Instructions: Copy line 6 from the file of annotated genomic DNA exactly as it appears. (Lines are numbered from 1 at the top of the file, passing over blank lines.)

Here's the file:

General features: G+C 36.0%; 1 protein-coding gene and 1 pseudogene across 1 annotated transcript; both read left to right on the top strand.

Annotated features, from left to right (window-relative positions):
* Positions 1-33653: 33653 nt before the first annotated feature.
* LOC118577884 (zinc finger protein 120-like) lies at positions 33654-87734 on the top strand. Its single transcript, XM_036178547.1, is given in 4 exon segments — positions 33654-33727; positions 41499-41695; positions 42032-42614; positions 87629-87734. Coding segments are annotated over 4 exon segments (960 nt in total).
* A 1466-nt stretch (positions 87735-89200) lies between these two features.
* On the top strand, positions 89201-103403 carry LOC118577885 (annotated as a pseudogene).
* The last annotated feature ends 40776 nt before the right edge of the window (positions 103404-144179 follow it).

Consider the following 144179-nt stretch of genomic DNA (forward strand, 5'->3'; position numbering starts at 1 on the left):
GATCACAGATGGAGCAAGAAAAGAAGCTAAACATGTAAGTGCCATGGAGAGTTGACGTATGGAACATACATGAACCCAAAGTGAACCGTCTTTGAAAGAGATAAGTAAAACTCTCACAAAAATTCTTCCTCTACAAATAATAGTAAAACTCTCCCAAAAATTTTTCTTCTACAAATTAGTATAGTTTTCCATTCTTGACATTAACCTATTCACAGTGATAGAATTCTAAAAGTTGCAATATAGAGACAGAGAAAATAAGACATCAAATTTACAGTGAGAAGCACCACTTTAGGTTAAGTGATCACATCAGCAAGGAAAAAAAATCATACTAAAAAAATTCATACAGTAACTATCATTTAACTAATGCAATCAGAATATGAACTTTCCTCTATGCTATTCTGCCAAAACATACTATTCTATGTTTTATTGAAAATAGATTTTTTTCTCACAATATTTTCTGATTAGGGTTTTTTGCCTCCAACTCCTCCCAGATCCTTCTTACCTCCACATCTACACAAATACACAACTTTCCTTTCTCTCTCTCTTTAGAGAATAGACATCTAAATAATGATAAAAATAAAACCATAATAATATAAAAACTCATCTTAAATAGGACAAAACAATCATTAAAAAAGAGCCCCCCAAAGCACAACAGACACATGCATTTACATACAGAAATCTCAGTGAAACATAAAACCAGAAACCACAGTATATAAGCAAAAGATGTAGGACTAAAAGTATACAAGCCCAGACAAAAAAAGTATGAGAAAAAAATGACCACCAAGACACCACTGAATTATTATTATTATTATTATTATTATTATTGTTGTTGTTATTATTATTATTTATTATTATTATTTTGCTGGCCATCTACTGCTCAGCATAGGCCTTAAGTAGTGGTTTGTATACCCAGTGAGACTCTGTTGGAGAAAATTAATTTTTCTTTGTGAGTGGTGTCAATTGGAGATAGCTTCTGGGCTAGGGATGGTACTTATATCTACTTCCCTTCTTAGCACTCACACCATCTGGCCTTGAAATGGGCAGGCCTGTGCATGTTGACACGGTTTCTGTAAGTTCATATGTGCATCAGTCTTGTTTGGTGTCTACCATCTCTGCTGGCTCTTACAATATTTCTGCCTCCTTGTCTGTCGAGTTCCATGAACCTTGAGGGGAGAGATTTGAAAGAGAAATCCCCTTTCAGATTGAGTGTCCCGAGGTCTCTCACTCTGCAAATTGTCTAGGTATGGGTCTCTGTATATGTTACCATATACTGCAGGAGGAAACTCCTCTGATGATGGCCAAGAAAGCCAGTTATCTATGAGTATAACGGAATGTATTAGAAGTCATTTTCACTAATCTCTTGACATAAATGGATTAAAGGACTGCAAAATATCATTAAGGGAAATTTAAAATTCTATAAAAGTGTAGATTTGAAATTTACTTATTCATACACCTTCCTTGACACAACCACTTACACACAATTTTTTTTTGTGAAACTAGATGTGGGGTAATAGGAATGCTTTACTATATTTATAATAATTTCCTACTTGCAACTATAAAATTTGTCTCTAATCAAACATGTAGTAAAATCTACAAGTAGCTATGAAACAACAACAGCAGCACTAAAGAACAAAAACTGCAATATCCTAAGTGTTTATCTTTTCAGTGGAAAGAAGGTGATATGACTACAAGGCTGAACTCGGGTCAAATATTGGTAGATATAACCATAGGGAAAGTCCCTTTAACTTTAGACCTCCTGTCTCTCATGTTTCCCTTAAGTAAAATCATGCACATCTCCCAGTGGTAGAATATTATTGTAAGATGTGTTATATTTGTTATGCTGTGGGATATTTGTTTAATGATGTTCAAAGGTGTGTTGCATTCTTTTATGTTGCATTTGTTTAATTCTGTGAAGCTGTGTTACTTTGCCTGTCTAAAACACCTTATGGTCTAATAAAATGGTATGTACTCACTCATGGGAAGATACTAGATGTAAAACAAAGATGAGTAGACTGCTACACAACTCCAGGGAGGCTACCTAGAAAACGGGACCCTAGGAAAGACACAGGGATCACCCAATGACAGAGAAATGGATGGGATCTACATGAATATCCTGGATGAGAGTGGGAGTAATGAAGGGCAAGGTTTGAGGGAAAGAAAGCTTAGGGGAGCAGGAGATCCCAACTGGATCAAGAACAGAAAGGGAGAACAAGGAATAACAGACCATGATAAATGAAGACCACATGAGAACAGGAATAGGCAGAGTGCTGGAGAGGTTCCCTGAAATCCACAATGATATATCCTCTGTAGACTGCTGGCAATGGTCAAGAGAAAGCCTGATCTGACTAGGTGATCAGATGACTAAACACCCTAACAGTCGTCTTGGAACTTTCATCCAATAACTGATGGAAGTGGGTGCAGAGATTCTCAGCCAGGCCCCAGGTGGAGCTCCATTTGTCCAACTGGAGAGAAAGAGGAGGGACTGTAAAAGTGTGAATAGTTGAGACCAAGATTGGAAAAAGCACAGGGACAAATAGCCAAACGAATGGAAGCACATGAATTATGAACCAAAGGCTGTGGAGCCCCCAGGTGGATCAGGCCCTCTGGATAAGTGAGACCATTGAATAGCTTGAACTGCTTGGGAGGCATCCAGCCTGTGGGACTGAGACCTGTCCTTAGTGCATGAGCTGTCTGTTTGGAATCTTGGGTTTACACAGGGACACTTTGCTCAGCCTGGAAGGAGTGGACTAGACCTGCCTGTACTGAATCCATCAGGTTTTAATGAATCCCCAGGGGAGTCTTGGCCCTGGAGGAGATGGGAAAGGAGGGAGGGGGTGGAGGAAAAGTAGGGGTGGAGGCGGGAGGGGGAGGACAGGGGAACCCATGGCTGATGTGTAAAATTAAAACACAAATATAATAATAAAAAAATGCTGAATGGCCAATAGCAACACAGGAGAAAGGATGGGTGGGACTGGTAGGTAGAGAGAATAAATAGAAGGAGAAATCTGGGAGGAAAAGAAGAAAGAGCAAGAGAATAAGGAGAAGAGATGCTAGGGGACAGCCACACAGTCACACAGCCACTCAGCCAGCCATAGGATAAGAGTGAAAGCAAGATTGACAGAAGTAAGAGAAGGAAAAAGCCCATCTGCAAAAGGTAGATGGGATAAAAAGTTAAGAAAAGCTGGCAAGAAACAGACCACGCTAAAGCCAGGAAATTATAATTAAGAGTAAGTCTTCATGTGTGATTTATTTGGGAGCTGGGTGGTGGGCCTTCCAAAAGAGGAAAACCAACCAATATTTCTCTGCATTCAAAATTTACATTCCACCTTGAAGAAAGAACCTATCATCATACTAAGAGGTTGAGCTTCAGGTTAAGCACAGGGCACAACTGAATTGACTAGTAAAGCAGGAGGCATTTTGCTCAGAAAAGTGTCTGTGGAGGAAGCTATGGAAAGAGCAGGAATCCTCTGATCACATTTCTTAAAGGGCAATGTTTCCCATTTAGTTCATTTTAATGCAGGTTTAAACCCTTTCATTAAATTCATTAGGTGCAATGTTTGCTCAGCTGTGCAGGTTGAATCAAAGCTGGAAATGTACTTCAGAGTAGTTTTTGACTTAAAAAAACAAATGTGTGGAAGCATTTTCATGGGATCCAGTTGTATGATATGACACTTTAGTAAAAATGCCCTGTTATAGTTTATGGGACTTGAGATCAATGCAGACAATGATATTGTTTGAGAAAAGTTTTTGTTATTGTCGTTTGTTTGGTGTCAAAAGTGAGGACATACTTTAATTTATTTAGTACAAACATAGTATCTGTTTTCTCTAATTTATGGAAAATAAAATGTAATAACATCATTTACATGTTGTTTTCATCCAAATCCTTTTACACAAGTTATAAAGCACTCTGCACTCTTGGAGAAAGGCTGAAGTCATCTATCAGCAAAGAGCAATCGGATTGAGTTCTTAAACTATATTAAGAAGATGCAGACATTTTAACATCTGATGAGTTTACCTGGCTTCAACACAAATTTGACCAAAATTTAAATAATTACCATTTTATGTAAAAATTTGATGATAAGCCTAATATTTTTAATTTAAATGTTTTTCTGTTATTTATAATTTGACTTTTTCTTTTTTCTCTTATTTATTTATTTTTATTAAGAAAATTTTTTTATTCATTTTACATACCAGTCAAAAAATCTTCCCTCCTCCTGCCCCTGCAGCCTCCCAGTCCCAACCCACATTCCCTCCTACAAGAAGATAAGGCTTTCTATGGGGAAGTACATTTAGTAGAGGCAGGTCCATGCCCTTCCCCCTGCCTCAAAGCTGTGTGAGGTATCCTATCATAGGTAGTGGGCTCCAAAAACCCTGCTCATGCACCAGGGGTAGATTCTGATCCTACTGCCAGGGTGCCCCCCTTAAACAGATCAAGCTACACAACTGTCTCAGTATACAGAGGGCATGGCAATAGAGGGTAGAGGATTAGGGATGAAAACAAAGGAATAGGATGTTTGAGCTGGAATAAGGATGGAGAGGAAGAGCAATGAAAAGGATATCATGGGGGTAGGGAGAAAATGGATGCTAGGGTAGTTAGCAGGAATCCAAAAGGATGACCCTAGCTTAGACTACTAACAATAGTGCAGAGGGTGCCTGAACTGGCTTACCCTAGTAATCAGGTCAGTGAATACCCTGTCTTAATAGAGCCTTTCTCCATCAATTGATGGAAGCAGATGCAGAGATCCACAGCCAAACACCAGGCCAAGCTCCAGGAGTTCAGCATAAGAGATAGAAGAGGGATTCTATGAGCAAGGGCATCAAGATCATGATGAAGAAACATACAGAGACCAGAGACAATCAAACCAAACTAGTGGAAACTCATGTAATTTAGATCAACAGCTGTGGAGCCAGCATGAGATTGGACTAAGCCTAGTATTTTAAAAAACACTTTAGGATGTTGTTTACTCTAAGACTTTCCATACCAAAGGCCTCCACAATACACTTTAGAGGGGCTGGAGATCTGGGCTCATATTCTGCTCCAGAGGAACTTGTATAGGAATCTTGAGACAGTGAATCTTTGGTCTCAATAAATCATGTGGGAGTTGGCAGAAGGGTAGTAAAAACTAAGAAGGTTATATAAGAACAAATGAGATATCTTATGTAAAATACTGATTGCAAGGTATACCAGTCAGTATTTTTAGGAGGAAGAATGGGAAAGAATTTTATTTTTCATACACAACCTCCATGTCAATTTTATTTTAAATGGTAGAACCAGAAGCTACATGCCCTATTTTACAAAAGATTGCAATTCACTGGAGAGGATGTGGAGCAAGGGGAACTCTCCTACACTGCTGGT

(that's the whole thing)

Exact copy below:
* On the top strand, positions 89201-103403 carry LOC118577885 (annotated as a pseudogene).